A Fair Deal (the principle of fairness)

This is my 34th article in the Mercury Food and Wine supplement.
 

Most of us think of organic farming in terms of healthy, pesticide free food. However there is another critical, ethical component of Organic farming, The principle of Fairness.

Organic agriculture is all about relationships, whether it be with the land, people, plants and animals. This principle implies an that our relationships must be respectful, fair and equitable.

Land is a contentious issue in South Africa. We have to seek a fair use for the land we farm. We need to take into account the needs of communities and of the natural world and balance them with the needs of the farmer. This is no easy task, but much can be accomplished if we conduct our business in a spirit of sharing and co-operation.

Social and ecological justice should be at the forefront of our management practices. Fairness applies to our relationships with other farmers. While competition keeps our hoe sharp, it is co-operation that will ensure the growth of the organic sector. Farmers must help each other and help emergent farmers find their feet.

This principle insists on a fair labour policy. Farm workers must be paid fairly and must be made to feel valued. Farmers and suppliers need to be treated well and paid a fair price on time. There is an imbalance in the relationship between farmers and the food industry when it comes to price margins.

A retailer selling organic food must have a fair relationship with its farmers. The principle of fairness also applies to our relationships with both domestic and wild animals. Farm animals must be allowed to express there innate natures and behaviour. Adequate space must be provided and feed should be appropriate for the species and not just dictated by economic rationale.

Cruelty of any sort is ruled out. The organic regulations do not allow the sourcing of manure from factory farms mainly because of ethical reasons.Wild animals must be treated fairly too.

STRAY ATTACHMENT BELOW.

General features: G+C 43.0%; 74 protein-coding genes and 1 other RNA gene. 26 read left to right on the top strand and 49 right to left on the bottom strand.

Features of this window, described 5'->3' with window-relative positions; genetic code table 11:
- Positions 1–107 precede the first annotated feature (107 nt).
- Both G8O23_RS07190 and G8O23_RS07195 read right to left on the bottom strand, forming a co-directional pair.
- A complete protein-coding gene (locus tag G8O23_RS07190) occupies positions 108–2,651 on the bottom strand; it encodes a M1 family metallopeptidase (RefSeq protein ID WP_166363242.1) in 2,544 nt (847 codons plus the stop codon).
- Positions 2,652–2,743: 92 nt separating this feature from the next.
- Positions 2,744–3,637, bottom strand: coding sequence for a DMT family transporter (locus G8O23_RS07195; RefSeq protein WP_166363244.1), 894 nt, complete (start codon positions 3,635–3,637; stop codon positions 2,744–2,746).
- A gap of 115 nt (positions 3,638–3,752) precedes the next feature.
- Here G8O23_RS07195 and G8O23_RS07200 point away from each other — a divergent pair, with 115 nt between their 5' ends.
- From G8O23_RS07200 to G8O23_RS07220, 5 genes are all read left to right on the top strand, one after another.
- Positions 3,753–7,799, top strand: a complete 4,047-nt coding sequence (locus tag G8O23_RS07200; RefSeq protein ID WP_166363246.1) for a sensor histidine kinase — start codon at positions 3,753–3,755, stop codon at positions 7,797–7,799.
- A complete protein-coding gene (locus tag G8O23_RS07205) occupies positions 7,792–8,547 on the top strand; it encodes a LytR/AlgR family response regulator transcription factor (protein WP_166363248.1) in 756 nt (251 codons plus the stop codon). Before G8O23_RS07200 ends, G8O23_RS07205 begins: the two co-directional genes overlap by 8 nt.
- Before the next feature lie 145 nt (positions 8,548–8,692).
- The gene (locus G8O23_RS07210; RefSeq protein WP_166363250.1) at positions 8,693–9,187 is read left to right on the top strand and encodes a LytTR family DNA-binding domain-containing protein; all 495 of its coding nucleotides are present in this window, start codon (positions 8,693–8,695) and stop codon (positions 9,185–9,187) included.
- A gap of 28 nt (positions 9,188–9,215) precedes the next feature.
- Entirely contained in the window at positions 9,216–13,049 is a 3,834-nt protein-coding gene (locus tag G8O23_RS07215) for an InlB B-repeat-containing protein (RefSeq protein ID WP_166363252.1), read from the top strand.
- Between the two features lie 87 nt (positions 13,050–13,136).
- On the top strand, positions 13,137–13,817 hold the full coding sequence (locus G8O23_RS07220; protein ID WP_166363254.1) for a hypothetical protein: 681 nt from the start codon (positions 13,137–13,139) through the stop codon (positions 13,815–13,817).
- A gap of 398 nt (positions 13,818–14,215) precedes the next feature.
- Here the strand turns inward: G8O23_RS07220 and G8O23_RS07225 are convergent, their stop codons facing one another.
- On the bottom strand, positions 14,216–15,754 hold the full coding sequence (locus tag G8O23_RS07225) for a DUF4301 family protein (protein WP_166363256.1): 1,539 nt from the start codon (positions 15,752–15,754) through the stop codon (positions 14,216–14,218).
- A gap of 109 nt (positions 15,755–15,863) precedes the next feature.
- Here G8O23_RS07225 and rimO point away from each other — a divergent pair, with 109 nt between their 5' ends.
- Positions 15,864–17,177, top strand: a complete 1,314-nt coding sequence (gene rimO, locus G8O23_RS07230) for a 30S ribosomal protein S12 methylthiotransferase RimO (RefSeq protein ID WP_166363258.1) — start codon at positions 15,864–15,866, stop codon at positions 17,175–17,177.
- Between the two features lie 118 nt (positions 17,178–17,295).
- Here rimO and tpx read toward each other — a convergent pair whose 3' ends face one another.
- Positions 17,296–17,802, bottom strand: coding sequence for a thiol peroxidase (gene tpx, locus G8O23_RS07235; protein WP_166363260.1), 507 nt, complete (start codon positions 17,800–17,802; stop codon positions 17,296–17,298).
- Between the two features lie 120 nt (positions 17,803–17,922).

At Broadleaze Farm we lose crops to antelope during the dry season. They are a bigger problem than insects. The reaction from most people is that we should turn them into biltong and increase profits all round. The fairness principle demands that we find ways to mitigate the damage by looking to the needs of the animals. They are only feeding on our crops because there is little to eat in winter and their space to migrate has been restricted by development. The answer is to fence and to provide an irrigated pasture that they can feed from.

Fairness also implies stewardship of the land and the ecosystem so that future generations may have a share. Organic farming is truly “farming for the future” as the techniques we use to build soil and biodiversity improve the long term sustainability of our farmlands.

Most conventional farms these days are following the dictum of maximising short term profits. This leads to soil degradation and destruction of valuable farmland over time.This concept of fairness in farming may seem a bit over the top for some, especially to those who put money and profits first, but it is important to guide our method and practice as organic farmers. It is not easy but well worth the effort.

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About Rob Symons

My name is Rob Symons. I live in Pietermaritzburg, kwaZulu-Natal, South Africa. MuthiMuthi is my Zulu nickname which means tall tree. I am an Organic Farmer and an environmentalist. I live and work on Broadleaze Farm in the Mkondeni valley on the eastern outskirts of Pietermaritzburg.
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